Prev: [GZG] Photos from last W/e's game Next: Re: [GZG] ESU ships names (Look from the Russian side)

[GZG] ESU ships names (Look from the Russian side)

From: Тимофей Потапенко <potapenkoteo@m...>
Date: Fri, 04 Apr 2008 18:27:07 +0400
Subject: [GZG] ESU ships names (Look from the Russian side)

In the Name of Socialism.
VKF, as it is shown in the "Fleet Book 1" follows mostly Russian (or
better to say Soviet Union) naval traditions. That affects not only
ranking system, crew official and nonofficial customs, but also
nominating ships. In this brief article I want to give some impression
of how to name military ships to make them sound "Soviet" and
The truth is, that Russian Navy hasn't ever had any single system of
ships' names (that's probably because of relative insignificense of the
Russian VMS (navy) in comparison with "Ground Forces", unlike, let's
say, Britain, Russia has always been a continental power). It would be
more right to say, that Russian navy has a mix of traditions, and some
of them were different in times of Empire and the Soviet Union. Let's,
finally look at them.
Tradition 1. Adjectives. In the last years of the 19th century our navy
got new class of ships: fast torpedo armed destroyers (in Russian
"esmintsi"). For those completely new light ships Admiralty set up a new
tradition: give them numbers or adjective names instead of nouns. Note,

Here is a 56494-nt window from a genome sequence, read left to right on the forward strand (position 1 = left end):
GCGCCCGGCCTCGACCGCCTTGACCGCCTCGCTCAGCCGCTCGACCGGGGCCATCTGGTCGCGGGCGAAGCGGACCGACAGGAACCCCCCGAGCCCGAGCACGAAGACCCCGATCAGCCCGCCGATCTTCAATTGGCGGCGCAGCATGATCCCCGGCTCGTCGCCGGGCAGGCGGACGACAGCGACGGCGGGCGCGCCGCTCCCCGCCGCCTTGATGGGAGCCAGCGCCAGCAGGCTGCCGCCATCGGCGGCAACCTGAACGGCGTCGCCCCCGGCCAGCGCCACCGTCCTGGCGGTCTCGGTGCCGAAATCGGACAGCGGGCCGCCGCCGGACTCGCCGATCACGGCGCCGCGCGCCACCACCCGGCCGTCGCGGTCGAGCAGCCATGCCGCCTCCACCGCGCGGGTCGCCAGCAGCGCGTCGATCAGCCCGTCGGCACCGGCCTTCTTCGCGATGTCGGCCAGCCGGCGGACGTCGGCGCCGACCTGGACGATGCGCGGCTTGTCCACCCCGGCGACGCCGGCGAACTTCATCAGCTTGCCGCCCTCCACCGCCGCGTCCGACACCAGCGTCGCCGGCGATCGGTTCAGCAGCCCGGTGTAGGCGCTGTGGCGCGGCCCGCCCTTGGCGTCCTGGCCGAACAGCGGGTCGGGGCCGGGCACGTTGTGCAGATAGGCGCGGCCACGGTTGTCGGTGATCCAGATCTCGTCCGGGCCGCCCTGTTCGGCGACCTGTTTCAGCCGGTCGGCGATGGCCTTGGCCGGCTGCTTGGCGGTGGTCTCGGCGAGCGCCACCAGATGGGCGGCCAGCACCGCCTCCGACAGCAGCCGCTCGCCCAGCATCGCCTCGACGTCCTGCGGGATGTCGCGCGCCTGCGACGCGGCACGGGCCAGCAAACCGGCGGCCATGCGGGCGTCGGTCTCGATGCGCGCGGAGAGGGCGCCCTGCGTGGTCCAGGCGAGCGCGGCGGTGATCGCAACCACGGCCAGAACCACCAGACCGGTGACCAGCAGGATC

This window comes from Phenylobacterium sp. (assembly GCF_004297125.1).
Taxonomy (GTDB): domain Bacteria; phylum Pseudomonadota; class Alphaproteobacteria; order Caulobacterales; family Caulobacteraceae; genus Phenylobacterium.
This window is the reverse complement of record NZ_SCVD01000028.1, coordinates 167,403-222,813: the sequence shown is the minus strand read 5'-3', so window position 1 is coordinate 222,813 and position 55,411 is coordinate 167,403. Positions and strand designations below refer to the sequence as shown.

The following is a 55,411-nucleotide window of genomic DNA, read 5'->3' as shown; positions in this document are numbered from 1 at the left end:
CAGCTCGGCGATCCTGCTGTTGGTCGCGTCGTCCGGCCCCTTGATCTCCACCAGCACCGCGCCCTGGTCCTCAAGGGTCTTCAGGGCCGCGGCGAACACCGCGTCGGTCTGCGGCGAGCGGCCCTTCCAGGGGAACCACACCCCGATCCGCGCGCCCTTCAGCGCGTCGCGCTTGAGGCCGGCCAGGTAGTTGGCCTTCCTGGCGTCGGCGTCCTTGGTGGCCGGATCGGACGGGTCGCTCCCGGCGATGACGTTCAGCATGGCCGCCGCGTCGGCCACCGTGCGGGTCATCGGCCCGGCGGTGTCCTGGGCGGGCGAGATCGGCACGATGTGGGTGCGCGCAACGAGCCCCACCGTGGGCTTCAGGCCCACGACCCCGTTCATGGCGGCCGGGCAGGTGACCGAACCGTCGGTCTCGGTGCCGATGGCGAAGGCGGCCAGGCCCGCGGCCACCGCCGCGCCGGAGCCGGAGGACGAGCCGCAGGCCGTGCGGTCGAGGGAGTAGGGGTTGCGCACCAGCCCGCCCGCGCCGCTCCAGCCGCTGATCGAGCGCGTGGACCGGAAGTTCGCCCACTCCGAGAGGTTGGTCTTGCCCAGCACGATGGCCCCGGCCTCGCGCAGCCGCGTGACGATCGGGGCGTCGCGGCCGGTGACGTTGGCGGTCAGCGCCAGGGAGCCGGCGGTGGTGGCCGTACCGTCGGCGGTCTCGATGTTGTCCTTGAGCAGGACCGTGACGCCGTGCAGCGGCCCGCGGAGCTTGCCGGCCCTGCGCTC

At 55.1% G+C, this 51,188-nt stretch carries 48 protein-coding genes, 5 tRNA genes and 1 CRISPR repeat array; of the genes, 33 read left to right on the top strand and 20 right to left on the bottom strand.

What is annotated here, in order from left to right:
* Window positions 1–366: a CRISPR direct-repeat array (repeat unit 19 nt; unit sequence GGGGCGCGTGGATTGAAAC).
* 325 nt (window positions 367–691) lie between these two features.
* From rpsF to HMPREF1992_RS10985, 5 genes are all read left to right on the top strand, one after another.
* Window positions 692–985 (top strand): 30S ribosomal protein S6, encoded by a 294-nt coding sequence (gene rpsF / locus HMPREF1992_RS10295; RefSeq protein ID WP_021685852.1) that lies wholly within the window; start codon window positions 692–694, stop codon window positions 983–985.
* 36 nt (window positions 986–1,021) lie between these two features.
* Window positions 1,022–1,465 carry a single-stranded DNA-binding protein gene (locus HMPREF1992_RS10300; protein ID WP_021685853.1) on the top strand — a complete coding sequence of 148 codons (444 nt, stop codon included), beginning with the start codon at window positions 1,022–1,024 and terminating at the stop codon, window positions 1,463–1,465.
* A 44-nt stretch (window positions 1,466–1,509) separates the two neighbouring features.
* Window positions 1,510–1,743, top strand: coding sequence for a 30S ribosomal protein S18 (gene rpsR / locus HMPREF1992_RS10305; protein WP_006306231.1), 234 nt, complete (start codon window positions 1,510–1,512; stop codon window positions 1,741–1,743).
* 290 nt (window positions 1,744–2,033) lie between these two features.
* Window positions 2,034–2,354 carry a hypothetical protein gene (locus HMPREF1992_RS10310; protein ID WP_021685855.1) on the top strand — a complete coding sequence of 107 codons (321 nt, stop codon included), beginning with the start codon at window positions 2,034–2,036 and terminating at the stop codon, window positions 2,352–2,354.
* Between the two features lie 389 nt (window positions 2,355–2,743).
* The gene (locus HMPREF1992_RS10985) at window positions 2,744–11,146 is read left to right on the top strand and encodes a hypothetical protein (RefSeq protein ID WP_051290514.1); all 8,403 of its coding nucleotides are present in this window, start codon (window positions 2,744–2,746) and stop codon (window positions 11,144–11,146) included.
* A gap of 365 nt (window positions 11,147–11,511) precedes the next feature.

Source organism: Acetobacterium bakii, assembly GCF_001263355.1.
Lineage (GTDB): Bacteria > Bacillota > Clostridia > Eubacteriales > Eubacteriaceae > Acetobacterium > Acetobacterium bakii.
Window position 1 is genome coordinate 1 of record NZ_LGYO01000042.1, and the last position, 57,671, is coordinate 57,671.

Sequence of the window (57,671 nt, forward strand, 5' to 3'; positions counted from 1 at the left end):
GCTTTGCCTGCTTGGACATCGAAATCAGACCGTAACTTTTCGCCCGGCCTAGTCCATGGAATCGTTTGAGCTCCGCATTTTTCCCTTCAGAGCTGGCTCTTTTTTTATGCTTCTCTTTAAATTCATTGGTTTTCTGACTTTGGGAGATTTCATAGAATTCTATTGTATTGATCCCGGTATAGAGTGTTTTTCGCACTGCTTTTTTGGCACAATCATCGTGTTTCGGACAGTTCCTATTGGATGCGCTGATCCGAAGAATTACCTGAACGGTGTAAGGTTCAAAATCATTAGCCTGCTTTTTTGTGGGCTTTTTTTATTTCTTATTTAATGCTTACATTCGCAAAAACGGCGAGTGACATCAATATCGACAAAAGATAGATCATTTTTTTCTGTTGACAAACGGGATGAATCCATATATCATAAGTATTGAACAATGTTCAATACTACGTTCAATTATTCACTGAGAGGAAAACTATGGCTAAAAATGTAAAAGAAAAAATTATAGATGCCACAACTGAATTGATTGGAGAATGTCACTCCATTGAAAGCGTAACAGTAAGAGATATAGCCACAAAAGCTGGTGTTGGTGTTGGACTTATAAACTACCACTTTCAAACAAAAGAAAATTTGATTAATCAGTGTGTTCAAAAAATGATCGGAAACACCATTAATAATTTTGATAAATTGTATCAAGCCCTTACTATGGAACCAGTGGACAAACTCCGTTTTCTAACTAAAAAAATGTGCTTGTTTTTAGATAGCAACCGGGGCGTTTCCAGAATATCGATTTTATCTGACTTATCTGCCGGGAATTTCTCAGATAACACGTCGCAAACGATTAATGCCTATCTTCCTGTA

that in British navy, adjectives (like "Invincible") belong to capital
ships, but in Russian - to light ones (no bigger than destroyers).
Additional rule: at the beginning they tried to invent the names for the
ships of the same design, starting of the same letter.
So I would suggest adjectives as the names of the ESU escorts. Russians
say "he" about their fighting ships (but submarines are "ladies"), and
Russian male adjectives end with a combination of an impossible for any
English-speaker vowel (written like "bl" in capitals), and a consonant,
which sounds like the "y" in English word "play". So normally that
combination is written "-iy", "-ii", or "-y" when transliterated into
Very good and traditional for Russian escort would be names Agressivny
(Aggressive), Aktivny (Active), Bespokoyny (Disturbing, Restless),
Voinstvenny (Militant), Gremiashchiy (Thundering), Derzky (Daring),
Proslavlenny (Renown), Sovremenny (Modern), Yasny (Clear) etc.
Tradition 2. "Flyers". From the very beginning Russian submarines got
the names of fish and other water creatures: Akula (Shark), Krokodil
(Crocodile), Krab (Crab); while amphibious ships often got names after
small or medium predators: Kunitsa (Marten), Rossomaha (Wolverine). 
So, once "swimming" submarines got fish-names, then "flying" spaceships
should have birds' names: Orel (eagle), Voron (vulture), Yastreb
(falcon), Socol (also falcon, but of different kind), Orlan, Filin,
Albatros, Burevestnik, Chaika, Skopa would be nice.
But more popular are not flying birds but flying winds. We still have in